Nationalism Comparative Analysis

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COMPARATIVE ANALYSIS OF NATIONALISM BASED ON THE PERSPECTIVES OF JOSEPH STALIN AND MIKHAIL GORBACHEV This research paper is presented to: Emma Delgado Allysia Michelle Castillo DEUSTAT-C A52 DE LA SALLE UNIVERSITY 2401 Taft Ave., Malate, Manila Introduction: “Nationalism,” as defined by the Stanford Encyclopaedia of Philosophy, is “generally used to describe two phenomena: 1.) The attitude that the members of a nation have when they care about their national identity, and 2.) The actions that the members of a nation take when seeking to achieve (or sustain) self-determination.” (Stanford Encyclopaedia of Philosophy, 2001) To put it simply, nationalism is the emerging awareness of a country to change…show more content…
It abolished the market economy of the NEP or the New Economic Policy which confirmed the private ownership of agriculture and ended the “hated grain requisitioning of War communism.” (Crouch, 1989) Stalin substituted the free market in agriculture and private enterprise and replaced it with a highly centralized system of economy by setting prices of the goods in the market inflexibly, ordering enterprises to maximize outputs at any cost and to fulfil the plans laid down by his state planning committee, Gosplan. By pursuing a state-centred approach to govern the Soviet Union, he was able to transform it from an agrarian society into a highly industrialized society. But the costs of his actions were as great as his achievements, and his overall implementations of policies became forced or organised chaos at the expense of his citizens. (Crouch, 1989) A scholar described the country as “one vast nomadic labour camp.” Wage rates doubled, but the prices of commodities tripled, taxes increased and the standard of living deteriorated. Many daily necessities were rationed and the urban population doubled between 1928 and 1939. (Lewin,…show more content…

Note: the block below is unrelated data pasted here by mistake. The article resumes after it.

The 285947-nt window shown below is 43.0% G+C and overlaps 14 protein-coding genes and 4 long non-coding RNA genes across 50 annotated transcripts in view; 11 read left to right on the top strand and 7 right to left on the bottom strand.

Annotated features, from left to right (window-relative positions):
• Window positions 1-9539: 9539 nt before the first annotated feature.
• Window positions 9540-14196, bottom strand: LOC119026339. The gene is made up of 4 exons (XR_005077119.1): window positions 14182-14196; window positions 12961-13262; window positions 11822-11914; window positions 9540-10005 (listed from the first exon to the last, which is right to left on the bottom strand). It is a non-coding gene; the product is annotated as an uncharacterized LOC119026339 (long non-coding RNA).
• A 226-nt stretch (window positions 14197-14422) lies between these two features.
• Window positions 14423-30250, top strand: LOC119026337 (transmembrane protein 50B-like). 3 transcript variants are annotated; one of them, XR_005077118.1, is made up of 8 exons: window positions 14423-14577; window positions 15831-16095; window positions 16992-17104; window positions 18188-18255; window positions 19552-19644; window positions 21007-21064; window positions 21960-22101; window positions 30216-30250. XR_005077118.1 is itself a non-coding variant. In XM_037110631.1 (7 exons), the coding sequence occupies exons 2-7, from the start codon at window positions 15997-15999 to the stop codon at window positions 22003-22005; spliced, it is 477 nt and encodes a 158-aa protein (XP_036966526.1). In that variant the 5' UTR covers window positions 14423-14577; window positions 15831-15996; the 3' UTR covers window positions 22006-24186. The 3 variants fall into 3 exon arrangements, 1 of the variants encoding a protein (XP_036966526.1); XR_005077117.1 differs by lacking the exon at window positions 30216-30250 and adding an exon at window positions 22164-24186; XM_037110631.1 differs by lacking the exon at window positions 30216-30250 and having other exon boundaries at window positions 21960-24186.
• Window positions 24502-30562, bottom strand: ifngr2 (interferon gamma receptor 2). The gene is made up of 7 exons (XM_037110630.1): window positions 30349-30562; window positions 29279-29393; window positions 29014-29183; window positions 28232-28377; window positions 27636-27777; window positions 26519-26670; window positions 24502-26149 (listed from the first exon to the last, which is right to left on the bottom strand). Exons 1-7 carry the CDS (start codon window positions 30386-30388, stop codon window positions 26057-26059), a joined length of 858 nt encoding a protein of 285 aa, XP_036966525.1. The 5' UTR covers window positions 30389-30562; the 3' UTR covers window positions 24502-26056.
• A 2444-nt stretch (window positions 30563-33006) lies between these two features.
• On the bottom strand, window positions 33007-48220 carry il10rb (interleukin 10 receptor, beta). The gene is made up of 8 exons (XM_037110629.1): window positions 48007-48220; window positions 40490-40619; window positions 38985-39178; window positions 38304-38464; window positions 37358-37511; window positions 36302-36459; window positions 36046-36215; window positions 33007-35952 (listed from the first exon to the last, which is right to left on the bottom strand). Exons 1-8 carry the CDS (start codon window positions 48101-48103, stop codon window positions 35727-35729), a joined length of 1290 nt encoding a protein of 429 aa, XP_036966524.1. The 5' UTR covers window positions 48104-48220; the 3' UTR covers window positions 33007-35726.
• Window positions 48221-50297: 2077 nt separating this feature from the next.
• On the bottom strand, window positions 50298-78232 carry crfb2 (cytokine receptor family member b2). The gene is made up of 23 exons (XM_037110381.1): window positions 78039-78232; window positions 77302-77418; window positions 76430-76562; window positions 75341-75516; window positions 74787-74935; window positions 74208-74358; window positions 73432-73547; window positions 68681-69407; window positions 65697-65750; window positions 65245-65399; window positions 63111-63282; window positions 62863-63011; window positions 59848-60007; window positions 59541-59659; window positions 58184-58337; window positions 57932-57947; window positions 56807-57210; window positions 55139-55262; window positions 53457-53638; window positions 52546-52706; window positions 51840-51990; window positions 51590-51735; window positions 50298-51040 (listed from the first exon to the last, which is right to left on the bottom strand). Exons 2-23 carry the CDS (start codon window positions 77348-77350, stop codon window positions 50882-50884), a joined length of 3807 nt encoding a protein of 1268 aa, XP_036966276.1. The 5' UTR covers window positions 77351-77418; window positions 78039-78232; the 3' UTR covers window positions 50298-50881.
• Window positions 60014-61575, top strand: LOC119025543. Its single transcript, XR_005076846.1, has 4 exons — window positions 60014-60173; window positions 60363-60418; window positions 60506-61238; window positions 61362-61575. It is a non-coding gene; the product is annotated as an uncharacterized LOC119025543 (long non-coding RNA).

The collectivisation of agriculture achieved little to nothing and at a higher cost than what Stalin had imagined. (Crouch, 1989) The peasant culture and economy had been destroyed, as what had to be expected given the classless society that the country lived in, and the state had launched a series of “purges” to the peasantry and the latter retaliated by eating their own livestock rather than putting it to the “common pool.” The “reign of terrors” of Joseph Stalin was a moral, ethnic and economic disaster that weakened his

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